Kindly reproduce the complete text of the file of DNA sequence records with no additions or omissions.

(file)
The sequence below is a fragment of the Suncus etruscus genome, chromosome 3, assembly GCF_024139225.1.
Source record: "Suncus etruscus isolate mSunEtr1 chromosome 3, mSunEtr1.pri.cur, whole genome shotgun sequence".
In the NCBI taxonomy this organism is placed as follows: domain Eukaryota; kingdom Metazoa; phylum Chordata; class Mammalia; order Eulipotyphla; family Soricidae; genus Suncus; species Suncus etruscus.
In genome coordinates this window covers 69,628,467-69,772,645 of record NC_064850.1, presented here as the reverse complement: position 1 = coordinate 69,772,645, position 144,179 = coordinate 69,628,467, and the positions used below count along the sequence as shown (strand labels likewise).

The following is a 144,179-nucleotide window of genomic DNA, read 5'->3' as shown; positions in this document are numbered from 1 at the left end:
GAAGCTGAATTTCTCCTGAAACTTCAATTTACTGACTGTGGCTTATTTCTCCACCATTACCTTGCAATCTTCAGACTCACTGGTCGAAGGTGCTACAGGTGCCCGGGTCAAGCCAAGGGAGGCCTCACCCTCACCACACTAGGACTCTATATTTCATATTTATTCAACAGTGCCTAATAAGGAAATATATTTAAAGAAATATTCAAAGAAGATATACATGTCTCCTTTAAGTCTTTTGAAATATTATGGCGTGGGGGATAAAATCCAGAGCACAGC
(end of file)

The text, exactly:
The sequence below is a fragment of the Suncus etruscus genome, chromosome 3, assembly GCF_024139225.1.
Source record: "Suncus etruscus isolate mSunEtr1 chromosome 3, mSunEtr1.pri.cur, whole genome shotgun sequence".
In the NCBI taxonomy this organism is placed as follows: domain Eukaryota; kingdom Metazoa; phylum Chordata; class Mammalia; order Eulipotyphla; family Soricidae; genus Suncus; species Suncus etruscus.
In genome coordinates this window covers 69,628,467-69,772,645 of record NC_064850.1, presented here as the reverse complement: position 1 = coordinate 69,772,645, position 144,179 = coordinate 69,628,467, and the positions used below count along the sequence as shown (strand labels likewise).

The following is a 144,179-nucleotide window of genomic DNA, read 5'->3' as shown; positions in this document are numbered from 1 at the left end:
GAAGCTGAATTTCTCCTGAAACTTCAATTTACTGACTGTGGCTTATTTCTCCACCATTACCTTGCAATCTTCAGACTCACTGGTCGAAGGTGCTACAGGTGCCCGGGTCAAGCCAAGGGAGGCCTCACCCTCACCACACTAGGACTCTATATTTCATATTTATTCAACAGTGCCTAATAAGGAAATATATTTAAAGAAATATTCAAAGAAGATATACATGTCTCCTTTAAGTCTTTTGAAATATTATGGCGTGGGGGATAAAATCCAGAGCACAGC